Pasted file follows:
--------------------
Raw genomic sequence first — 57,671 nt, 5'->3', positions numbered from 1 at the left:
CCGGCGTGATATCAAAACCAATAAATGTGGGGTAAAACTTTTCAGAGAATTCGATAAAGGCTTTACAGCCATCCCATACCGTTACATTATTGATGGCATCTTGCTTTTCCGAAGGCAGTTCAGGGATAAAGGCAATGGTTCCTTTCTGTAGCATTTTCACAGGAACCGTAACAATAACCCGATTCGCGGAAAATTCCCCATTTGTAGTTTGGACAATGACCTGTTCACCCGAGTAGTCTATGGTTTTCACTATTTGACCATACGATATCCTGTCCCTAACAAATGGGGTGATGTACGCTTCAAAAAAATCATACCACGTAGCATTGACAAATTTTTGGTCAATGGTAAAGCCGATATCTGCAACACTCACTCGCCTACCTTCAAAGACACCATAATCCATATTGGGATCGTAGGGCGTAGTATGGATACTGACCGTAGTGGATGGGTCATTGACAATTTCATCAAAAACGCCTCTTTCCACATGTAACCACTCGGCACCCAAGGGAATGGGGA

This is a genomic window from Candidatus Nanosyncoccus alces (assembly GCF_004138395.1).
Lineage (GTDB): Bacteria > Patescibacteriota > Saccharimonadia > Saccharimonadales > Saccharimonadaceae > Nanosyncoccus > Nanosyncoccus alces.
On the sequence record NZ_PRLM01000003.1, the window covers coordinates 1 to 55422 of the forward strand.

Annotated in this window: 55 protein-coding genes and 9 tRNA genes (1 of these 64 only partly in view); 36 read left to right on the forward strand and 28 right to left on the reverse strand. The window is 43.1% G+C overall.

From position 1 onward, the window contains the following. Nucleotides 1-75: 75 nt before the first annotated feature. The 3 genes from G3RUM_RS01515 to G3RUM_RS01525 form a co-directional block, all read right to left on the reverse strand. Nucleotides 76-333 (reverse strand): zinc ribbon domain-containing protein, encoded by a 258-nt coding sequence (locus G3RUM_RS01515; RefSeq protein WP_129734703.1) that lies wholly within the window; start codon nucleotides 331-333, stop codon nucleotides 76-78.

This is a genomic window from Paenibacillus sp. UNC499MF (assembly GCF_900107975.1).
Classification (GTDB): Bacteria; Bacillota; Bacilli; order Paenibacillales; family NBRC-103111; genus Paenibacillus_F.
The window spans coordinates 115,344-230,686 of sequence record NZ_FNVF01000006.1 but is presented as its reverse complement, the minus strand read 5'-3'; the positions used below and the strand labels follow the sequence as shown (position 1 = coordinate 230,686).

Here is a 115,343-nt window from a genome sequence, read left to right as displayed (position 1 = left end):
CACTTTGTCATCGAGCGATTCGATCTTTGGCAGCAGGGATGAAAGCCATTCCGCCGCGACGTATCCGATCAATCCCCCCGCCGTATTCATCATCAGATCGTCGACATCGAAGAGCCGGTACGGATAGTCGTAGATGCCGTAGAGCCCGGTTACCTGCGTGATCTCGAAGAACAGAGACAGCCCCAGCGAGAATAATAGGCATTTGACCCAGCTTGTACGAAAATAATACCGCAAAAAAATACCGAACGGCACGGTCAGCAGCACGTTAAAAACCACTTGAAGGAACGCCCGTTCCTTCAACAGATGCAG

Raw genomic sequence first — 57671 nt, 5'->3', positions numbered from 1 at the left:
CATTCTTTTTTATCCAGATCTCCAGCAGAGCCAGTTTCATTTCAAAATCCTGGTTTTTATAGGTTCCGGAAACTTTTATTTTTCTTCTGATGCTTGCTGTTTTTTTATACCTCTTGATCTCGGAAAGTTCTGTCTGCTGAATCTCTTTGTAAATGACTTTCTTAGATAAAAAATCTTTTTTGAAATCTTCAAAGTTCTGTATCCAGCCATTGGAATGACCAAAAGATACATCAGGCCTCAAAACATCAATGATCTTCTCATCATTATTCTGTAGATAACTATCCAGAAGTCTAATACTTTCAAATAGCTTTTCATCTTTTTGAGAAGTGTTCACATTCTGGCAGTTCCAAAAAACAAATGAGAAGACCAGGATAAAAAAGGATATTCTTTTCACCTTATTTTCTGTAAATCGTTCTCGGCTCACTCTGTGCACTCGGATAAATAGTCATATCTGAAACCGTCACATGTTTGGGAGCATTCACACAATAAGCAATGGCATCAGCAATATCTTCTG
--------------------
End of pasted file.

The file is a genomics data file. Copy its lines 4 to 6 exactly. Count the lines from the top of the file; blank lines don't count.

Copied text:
Lineage (GTDB): Bacteria > Patescibacteriota > Saccharimonadia > Saccharimonadales > Saccharimonadaceae > Nanosyncoccus > Nanosyncoccus alces.
On the sequence record NZ_PRLM01000003.1, the window covers coordinates 1 to 55422 of the forward strand.

Annotated in this window: 55 protein-coding genes and 9 tRNA genes (1 of these 64 only partly in view); 36 read left to right on the forward strand and 28 right to left on the reverse strand. The window is 43.1% G+C overall.